The orphan drug selexipag (Uptravi, Actelion) has been approved by the US Food and Drug Administration (FDA) for treatment of adults suffering from pulmonary arterial hypertension (PAH). PAH is a chronic and progressive rare lung disease that can cause premature death or require transplantation.
An oral IP prostacyclin receptor agonist, Selexipag, relaxes muscles to widen blood vessels and reduces the elevated pressure in the vessels that supply blood to the lungs.
Selexipag’s safety and efficacy has been shown in a clinical trial that included 1156 adults suffering from PAH who underwent treatment for a median of 1.4 years. The FDA said that the drug succeeded in decreasing hospitalization for PAH and the disease progression risk compared with placebo.
In a news release, the company said that selexipag’s benefit was consistent across pre-specified patient subgroups like functional class, disease etiology and baseline PAH therapy that also included patients already getting combination therapy with a PDE-5 inhibitor and an endothelin receptor antagonist.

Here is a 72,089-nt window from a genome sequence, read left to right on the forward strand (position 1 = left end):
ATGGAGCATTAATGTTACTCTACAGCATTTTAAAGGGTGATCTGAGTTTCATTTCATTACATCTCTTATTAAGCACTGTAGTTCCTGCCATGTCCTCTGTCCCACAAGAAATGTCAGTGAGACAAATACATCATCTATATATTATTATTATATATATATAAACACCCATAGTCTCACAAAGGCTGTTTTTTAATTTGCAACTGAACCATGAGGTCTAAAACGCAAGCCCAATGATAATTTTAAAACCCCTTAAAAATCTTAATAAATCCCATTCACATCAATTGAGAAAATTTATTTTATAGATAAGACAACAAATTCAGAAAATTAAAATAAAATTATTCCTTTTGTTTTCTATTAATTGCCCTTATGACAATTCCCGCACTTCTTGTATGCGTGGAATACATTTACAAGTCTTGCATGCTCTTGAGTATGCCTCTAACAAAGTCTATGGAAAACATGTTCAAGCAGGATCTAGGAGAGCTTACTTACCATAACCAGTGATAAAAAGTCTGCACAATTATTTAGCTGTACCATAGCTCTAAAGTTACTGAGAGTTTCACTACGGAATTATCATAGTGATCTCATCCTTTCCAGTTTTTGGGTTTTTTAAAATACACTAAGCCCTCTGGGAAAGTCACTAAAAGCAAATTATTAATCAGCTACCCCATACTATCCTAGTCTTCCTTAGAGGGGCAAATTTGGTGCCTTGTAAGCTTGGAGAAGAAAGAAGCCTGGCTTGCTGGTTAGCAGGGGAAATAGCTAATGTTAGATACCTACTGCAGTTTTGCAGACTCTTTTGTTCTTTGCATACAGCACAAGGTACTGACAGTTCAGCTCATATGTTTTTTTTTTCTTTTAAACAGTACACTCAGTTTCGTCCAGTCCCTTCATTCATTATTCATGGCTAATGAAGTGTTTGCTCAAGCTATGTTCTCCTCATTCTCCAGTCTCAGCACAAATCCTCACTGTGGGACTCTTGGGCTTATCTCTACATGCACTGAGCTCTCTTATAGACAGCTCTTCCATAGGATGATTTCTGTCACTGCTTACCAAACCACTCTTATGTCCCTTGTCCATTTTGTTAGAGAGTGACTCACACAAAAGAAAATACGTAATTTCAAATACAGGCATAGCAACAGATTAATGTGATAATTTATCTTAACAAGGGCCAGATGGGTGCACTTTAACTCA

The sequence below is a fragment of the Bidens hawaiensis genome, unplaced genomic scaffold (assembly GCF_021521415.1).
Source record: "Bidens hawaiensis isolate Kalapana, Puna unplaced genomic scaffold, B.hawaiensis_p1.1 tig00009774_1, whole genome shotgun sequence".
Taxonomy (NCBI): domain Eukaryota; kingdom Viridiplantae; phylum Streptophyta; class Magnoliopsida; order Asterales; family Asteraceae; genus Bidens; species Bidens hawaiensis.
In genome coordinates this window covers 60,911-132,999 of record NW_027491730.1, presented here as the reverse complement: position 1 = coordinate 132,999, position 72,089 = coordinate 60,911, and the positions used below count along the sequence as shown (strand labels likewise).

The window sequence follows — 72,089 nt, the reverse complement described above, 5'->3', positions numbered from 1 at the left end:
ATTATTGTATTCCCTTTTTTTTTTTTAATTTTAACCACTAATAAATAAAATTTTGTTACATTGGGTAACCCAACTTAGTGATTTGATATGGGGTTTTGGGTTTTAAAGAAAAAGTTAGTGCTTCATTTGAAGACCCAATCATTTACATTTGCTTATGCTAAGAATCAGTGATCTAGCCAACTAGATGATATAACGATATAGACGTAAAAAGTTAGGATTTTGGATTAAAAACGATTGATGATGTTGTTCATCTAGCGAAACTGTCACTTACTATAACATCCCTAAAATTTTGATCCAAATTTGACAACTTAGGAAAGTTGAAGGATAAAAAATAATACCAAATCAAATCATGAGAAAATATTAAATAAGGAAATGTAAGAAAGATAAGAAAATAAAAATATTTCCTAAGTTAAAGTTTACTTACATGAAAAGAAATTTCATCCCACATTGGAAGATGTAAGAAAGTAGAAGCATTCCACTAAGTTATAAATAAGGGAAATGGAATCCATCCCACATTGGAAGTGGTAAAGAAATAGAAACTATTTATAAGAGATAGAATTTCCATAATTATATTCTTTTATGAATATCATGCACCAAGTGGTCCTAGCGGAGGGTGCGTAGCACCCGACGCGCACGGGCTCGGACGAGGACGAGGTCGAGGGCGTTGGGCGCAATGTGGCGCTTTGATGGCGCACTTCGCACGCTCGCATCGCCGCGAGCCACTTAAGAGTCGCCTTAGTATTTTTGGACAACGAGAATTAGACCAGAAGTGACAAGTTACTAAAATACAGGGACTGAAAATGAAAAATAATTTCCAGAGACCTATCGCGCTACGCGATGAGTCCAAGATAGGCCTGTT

The trial saw many adverse effects, and some of the common ones included diarrhea, jaw pain, headache, nausea, vomiting, extremity pain, myalgia, and flushing.
In a statement, Ellis Unger, MD, from the FDA's Center for Drug Evaluation and Research, said that selexipag offers an extra treatment option for patients suffering from PAH.
Jean-Paul Clozel, Actelion Chief Executive Officer said, “Selexipag will significantly expand the options to delay disease progression after initiation of therapy with a baseline treatment like Opsumit (macitentan), and well ahead of Veletri (epoprostenol) for the late disease stage”.